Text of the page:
Any help or advice will be gratefully received.

  • Hello Gillian, I'm sorry to hear about the trouble with the neighbours regarding your feeding of pigeons and although I completely understand the pleasure it brings you, it can bring problems as numbers of pigeons build up. You have no need to worry about them starving as pigeons, like most other birds, are very resourceful and will eventually cotton on to the fact that there is no easy food anymore and they will find food elsewhere either at other feeders or feeding on discarded scraps or on natures own food supply. If there were one or two birds I'm sure it would have been fine to keep feeding them and there would be little or no complaints but with pigeons the flocks will grow when there is a reliable source of food and then it can bring problems with noise, mess and on occasion vermin. It will be natural for the pigeons to hang around a while as it is their habit at the moment but they will find other foods as birds have a keen eye and communication skills to spot food. Meanwhile, I hope you can perhaps continue to enjoy watching birds in your local area and parks. So, please don't worry the pigeons will starve, I can guarantee they won't ! Just takes time for them to adjust to non feeding regime and they'll head off elsewhere.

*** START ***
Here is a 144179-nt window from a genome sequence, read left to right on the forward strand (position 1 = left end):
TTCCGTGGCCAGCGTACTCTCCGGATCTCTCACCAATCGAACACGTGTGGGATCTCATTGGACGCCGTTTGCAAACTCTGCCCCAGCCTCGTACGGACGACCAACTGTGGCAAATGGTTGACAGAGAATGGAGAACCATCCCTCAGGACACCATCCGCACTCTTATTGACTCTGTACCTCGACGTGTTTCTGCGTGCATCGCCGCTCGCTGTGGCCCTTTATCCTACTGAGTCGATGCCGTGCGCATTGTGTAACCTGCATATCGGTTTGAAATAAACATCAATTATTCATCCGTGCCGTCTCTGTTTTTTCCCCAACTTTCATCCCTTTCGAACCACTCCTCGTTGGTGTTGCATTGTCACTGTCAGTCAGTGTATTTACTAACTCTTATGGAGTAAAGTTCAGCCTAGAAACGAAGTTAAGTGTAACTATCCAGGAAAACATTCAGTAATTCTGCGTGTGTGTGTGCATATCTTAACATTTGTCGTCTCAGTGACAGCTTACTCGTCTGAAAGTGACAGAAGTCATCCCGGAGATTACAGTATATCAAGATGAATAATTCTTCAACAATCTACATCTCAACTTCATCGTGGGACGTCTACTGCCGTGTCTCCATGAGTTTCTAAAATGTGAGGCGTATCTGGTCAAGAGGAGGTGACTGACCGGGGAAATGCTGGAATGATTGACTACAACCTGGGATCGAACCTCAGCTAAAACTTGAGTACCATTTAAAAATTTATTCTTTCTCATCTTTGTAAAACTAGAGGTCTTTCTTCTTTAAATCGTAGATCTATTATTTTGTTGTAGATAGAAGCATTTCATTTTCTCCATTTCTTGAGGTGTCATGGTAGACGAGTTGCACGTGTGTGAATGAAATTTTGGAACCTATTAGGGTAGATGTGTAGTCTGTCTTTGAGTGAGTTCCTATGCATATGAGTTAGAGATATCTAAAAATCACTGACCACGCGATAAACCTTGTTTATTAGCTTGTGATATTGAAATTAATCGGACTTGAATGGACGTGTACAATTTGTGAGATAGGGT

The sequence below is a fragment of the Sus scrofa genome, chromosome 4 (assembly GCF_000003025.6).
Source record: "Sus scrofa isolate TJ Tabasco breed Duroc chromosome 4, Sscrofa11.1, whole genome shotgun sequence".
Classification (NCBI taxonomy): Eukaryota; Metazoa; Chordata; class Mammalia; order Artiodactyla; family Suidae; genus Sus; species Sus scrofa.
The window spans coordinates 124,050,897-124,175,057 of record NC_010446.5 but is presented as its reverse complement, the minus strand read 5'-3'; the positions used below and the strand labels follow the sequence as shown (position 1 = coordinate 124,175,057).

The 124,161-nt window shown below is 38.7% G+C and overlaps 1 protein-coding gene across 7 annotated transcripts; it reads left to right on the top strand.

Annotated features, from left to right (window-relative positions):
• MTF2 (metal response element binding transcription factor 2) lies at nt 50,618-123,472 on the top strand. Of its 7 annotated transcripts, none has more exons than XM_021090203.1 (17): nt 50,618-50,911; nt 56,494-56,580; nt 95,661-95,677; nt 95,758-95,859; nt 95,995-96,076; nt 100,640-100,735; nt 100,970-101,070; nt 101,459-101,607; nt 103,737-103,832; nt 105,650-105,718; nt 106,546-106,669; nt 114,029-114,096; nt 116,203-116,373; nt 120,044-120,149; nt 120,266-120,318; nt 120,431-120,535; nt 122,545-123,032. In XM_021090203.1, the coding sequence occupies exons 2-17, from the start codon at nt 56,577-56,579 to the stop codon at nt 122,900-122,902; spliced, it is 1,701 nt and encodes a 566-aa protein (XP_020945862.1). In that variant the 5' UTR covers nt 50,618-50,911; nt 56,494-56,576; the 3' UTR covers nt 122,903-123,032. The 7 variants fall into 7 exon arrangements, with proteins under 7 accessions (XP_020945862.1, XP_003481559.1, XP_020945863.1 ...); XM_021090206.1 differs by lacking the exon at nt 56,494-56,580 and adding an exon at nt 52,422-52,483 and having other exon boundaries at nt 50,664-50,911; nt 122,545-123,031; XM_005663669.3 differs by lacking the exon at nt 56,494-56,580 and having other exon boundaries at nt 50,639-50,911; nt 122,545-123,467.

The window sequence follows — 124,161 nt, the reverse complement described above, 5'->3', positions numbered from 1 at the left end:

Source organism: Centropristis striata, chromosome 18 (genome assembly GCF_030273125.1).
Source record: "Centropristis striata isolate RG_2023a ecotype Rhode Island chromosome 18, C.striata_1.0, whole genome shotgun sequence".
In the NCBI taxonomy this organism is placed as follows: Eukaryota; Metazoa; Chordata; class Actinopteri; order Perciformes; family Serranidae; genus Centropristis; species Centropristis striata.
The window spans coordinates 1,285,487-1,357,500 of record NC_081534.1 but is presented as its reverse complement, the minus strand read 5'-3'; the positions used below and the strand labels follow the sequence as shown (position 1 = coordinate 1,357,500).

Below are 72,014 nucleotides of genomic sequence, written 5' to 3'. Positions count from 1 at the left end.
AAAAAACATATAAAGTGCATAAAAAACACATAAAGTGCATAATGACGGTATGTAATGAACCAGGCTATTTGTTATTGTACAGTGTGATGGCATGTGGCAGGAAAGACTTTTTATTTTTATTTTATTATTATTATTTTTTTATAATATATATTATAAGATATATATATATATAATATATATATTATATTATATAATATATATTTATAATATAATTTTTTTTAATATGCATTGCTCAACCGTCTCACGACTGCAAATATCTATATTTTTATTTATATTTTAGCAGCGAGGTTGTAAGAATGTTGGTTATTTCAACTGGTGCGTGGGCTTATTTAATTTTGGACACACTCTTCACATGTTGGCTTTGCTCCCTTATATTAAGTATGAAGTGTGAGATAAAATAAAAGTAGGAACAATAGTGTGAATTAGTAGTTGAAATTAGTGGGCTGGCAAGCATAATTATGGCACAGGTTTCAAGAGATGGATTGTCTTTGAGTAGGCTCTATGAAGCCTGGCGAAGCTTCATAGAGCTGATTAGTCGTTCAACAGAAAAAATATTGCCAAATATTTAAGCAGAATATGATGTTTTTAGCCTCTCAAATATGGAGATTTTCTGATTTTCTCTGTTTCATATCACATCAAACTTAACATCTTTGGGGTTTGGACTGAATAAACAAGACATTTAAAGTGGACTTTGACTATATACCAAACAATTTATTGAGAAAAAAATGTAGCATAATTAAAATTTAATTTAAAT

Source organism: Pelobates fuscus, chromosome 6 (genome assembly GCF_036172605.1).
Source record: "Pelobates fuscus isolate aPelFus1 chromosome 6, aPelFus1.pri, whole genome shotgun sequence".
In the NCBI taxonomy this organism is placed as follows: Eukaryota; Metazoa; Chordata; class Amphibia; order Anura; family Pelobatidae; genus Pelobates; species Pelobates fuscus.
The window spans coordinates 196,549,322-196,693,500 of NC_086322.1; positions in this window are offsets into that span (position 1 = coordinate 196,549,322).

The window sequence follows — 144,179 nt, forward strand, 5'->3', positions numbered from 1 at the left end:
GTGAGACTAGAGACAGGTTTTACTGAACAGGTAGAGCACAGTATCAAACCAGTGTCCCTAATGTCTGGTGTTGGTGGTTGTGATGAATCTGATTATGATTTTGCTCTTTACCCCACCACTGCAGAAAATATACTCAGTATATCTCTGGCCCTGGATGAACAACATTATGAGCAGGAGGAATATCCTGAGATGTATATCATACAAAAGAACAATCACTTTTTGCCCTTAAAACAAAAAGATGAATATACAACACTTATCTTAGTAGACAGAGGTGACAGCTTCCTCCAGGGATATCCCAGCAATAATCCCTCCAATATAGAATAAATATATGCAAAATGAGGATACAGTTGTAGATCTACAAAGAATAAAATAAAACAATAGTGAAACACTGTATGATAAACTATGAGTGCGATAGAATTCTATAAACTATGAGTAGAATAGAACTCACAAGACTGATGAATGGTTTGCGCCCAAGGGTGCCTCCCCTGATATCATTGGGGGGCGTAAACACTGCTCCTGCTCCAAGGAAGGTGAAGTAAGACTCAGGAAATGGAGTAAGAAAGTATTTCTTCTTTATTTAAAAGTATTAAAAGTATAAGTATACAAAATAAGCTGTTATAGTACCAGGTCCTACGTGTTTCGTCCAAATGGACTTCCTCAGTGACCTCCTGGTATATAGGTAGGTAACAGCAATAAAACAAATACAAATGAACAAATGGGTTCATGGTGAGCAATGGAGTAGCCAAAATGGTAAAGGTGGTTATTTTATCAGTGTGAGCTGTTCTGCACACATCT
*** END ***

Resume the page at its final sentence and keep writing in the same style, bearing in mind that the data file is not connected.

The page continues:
_________________________________________________________________________

    Regards, Hazel 

    "Each kindness shown to birds or men is sure to flutter back again" 

  • Hello Hazel,
    Thank you for taking the time to reply to my post; I've been feeling quite poorly from with upset of not being able to feed the pigeons.
    I am so very relieved to know they won't starve (as I was told would happen by a local pigeon fancier), it's so hard to see them hanging around waiting to be fed,, but if I know they'll eventually give up I can cope with it. I'm not quite sure where they'll go for food; I was going to try to feed them elsewhere but I don't know where they go to roost, as that would have been ideal. They were here until 7.45pm this evening bless them.